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Cleanliness and quality control testing by contact angle – how clean is my surface?

Contamination can have a wide variety of undesirable effects in manufacturing processes such as polishing, surface treatment, coating application, and etching. Some sources include finger oils from handling, atmospheric dust and dirt, and process lubricants. While best practices such as personal protective equipment use and appropriate transportation will help keep samples clean, it maybe necessary to apply precleaning steps to ensure a reproducible level of cleanliness. Post cleaning, surfaces may require testing to confirm whether they are ready to proceed to the next step. The ideal test measurement is quantitative, sensitive, fast, automated, and easy to interpret. Contact angle is one such measurement that can fulfill these requirements.

Contact angles represent the equilibrium condition when a liquid drop is placed onto a surface. Water is most commonly used as a probe, and how much the water “balls up” indicates how much the surface repels or attracts the water. Surfaces where the drop becomes more spherical are hydrophobic and typically have contact angles of 90° or greater. Conversely, surfaces where the water droplet spreads readily are hydrophilic and have contact angles less than 90°. Probe liquids are very sensitive to any molecules that are present on the surface, so unexpected differences in the contact angle, or even in the left and right sides of the droplet, typically indicate the presence of a contaminant. For non-porous, non-reactive surfaces, contact angle equilibrium is reached in a fraction of a second and measurements can be taken quickly.

Contact angles demonstrating hydrophobic and hydrophilic surfaces

Figure 1 – Images of hydrophobic (left) and hydrophilic (right) surfaces

Quality Control and Quality Assurance via contact angle

The Theta Flex optical tensiometer has automated features for drop dispensing, drop placement, and substrate movement to allow for several contact angles to be measured in quick succession. A high-speed camera is used as a recording device to take images of the drop. Contact angles can be measured automatically with the bundled OneAttension software, where each frame is analyzed for its left and right contact angle. Additionally, OneAttension has a Batch Contact Angle feature that allows for contact angles to be taken at a specified time during the recording process. The measurements can be repeated the desired number of times so that replicates and averages can be obtained for each sample in an automated, repeatable fashion. An automated sample movement stage can be added to the measurement to further reduce the amount of user interaction needed to provide repeatable data. Each measurement is automatically timestamped so that the data can be easily tracked from day to day. This streamlined data reporting is ideal for quality assurance and quality control where sample trends can be observed over minutes, hours, days, and weeks. To further provide ease-of-use and operator-independent controls, a bar code scanner can be used to assign samples a bar code or QR code. Once the operator scans this code, previously saved measurement recipes will be automatically loaded into the software.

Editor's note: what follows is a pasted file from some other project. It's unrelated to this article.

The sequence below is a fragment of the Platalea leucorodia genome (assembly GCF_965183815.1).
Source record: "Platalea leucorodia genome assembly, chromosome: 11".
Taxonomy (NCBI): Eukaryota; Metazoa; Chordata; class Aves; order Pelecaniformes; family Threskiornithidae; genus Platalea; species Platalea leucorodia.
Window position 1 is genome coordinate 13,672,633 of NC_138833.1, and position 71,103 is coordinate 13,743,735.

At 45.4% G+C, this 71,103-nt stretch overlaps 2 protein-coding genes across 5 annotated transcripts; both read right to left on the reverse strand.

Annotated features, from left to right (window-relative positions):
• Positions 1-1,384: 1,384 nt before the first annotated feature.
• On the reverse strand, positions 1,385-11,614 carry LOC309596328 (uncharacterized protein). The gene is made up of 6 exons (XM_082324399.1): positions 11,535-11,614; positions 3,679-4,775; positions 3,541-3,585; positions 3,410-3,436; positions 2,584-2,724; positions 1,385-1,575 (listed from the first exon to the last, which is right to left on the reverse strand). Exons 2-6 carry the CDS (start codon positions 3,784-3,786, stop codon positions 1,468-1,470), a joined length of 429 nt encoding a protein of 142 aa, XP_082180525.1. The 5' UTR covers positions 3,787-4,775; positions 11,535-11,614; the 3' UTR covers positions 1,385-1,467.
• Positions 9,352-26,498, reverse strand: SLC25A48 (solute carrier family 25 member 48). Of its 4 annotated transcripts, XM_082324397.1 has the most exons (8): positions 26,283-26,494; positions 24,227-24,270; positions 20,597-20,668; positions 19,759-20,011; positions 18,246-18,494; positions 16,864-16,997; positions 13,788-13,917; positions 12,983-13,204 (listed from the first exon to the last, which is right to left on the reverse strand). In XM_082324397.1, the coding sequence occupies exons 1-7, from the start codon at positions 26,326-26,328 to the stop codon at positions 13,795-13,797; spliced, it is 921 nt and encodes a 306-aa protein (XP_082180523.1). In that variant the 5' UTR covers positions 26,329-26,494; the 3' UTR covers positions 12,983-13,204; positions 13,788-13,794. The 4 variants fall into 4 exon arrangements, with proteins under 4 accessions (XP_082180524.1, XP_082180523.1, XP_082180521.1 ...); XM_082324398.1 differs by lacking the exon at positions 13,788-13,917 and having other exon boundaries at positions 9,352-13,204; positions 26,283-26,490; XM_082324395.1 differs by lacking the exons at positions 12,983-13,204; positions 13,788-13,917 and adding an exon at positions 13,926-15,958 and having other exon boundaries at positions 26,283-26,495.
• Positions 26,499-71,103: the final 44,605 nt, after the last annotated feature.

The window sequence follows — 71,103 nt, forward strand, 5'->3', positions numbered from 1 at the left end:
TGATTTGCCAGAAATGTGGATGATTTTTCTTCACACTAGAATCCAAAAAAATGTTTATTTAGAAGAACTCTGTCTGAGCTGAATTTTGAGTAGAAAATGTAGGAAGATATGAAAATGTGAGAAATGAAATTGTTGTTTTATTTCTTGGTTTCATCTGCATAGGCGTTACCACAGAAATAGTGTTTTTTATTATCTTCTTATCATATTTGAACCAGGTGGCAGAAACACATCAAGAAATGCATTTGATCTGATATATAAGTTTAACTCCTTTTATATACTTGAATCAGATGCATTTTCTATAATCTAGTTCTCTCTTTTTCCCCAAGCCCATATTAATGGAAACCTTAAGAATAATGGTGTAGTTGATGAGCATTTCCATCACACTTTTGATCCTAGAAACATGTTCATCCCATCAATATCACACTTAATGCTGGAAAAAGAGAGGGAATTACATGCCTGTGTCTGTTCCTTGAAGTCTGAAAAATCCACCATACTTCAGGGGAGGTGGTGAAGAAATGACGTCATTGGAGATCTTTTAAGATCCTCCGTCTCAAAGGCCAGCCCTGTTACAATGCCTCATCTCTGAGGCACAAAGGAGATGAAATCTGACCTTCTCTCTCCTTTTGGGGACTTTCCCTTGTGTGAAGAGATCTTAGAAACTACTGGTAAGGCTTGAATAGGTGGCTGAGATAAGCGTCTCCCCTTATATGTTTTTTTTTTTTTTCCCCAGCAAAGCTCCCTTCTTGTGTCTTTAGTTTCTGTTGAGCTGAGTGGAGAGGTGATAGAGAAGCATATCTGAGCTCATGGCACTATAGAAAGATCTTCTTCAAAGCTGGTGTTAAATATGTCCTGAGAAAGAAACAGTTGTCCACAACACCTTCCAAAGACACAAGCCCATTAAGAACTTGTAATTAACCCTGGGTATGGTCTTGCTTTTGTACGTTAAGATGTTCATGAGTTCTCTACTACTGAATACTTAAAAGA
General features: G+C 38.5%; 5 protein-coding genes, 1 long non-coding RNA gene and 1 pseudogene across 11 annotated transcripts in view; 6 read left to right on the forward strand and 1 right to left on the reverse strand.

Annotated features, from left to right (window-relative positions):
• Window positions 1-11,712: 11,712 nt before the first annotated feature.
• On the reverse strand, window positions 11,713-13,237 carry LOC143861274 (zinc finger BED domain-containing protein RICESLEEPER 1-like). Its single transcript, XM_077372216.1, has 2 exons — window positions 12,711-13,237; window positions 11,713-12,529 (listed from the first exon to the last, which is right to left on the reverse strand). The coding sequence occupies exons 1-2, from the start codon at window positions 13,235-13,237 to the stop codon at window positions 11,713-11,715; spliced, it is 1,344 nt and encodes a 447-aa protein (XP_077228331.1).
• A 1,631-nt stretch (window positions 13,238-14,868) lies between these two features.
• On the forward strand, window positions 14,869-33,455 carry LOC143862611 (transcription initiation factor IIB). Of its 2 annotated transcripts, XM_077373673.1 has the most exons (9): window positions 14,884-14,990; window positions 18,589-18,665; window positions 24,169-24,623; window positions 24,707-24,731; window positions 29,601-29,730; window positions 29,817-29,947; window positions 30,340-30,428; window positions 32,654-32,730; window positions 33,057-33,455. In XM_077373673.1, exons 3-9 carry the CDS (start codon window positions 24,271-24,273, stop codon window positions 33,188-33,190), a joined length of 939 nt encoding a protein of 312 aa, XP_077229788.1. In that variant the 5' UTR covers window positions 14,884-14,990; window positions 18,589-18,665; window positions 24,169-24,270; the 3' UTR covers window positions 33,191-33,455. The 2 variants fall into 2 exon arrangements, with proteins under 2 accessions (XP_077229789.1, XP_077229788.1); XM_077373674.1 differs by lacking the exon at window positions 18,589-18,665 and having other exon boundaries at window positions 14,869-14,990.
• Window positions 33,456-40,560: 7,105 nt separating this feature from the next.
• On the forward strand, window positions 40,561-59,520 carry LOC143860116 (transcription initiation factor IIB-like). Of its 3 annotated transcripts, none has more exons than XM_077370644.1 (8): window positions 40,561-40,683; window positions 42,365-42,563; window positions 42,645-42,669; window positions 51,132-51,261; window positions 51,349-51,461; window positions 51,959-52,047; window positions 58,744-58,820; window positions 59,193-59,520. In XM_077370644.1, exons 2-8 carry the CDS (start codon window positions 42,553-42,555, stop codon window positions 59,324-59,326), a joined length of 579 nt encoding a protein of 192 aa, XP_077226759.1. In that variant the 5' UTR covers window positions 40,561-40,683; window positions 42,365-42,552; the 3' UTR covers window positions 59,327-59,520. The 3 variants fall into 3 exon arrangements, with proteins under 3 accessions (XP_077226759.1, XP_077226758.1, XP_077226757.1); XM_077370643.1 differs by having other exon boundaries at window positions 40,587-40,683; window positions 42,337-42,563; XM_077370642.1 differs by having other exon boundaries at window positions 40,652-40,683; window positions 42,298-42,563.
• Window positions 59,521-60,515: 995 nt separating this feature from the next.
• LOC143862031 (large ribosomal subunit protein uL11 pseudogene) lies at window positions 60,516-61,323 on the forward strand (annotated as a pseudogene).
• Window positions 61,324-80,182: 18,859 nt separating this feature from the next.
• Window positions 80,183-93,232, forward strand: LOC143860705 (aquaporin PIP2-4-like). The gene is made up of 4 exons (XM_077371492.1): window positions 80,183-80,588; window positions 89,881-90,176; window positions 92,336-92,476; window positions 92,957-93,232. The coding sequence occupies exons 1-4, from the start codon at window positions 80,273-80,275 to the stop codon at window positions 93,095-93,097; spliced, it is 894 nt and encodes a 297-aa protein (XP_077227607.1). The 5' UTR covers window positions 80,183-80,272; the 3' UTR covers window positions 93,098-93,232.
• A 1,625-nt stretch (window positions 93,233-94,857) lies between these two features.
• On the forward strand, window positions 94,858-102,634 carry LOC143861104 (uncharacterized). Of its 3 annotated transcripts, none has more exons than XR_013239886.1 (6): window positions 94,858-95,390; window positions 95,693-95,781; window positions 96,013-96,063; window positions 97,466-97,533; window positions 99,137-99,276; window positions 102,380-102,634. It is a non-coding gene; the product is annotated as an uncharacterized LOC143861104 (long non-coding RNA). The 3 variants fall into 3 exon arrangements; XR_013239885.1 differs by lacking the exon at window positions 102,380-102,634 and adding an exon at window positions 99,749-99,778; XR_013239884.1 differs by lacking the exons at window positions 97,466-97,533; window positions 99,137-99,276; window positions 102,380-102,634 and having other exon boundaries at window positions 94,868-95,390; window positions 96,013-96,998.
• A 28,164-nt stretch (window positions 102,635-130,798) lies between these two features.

Data of contact angle measurements

Figure 2 – An output from a batch contact angle measurement. Contact angles and their averages at three different measurement times across three different locations on the surface are shown.

The Theta Flex optical tensiometer and the OneAttension software represent a powerful tool for those interested in tracking the quality of their surface processes. Its automated hardware and software features allow for repeatable testing and monitoring. To see the Theta Flex batch contact angle measurement in action, please see the video below.

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